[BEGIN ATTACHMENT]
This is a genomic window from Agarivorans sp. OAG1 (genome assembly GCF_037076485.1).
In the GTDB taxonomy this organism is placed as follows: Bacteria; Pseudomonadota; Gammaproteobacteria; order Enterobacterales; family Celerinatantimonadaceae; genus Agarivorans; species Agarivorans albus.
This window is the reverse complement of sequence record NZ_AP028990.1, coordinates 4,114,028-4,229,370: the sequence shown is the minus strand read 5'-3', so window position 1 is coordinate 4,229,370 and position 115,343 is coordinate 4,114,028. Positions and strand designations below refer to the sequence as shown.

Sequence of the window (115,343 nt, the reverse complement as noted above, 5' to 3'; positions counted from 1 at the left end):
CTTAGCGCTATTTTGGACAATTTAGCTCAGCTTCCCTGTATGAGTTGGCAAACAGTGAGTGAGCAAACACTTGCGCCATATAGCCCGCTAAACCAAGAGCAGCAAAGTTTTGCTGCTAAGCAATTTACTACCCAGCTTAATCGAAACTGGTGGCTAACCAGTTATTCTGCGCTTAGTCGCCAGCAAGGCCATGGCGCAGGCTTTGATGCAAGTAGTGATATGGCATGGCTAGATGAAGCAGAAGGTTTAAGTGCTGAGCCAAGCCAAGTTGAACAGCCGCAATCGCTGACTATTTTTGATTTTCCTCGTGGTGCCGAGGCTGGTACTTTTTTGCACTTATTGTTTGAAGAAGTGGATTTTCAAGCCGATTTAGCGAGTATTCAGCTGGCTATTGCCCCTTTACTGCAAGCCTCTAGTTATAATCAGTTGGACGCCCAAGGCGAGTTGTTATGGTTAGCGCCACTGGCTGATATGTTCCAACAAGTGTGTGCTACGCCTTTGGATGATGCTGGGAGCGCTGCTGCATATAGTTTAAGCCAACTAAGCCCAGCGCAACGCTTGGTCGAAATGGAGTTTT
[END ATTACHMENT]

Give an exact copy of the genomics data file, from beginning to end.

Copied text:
This is a genomic window from Agarivorans sp. OAG1 (genome assembly GCF_037076485.1).
In the GTDB taxonomy this organism is placed as follows: Bacteria; Pseudomonadota; Gammaproteobacteria; order Enterobacterales; family Celerinatantimonadaceae; genus Agarivorans; species Agarivorans albus.
This window is the reverse complement of sequence record NZ_AP028990.1, coordinates 4,114,028-4,229,370: the sequence shown is the minus strand read 5'-3', so window position 1 is coordinate 4,229,370 and position 115,343 is coordinate 4,114,028. Positions and strand designations below refer to the sequence as shown.

Sequence of the window (115,343 nt, the reverse complement as noted above, 5' to 3'; positions counted from 1 at the left end):
CTTAGCGCTATTTTGGACAATTTAGCTCAGCTTCCCTGTATGAGTTGGCAAACAGTGAGTGAGCAAACACTTGCGCCATATAGCCCGCTAAACCAAGAGCAGCAAAGTTTTGCTGCTAAGCAATTTACTACCCAGCTTAATCGAAACTGGTGGCTAACCAGTTATTCTGCGCTTAGTCGCCAGCAAGGCCATGGCGCAGGCTTTGATGCAAGTAGTGATATGGCATGGCTAGATGAAGCAGAAGGTTTAAGTGCTGAGCCAAGCCAAGTTGAACAGCCGCAATCGCTGACTATTTTTGATTTTCCTCGTGGTGCCGAGGCTGGTACTTTTTTGCACTTATTGTTTGAAGAAGTGGATTTTCAAGCCGATTTAGCGAGTATTCAGCTGGCTATTGCCCCTTTACTGCAAGCCTCTAGTTATAATCAGTTGGACGCCCAAGGCGAGTTGTTATGGTTAGCGCCACTGGCTGATATGTTCCAACAAGTGTGTGCTACGCCTTTGGATGATGCTGGGAGCGCTGCTGCATATAGTTTAAGCCAACTAAGCCCAGCGCAACGCTTGGTCGAAATGGAGTTTT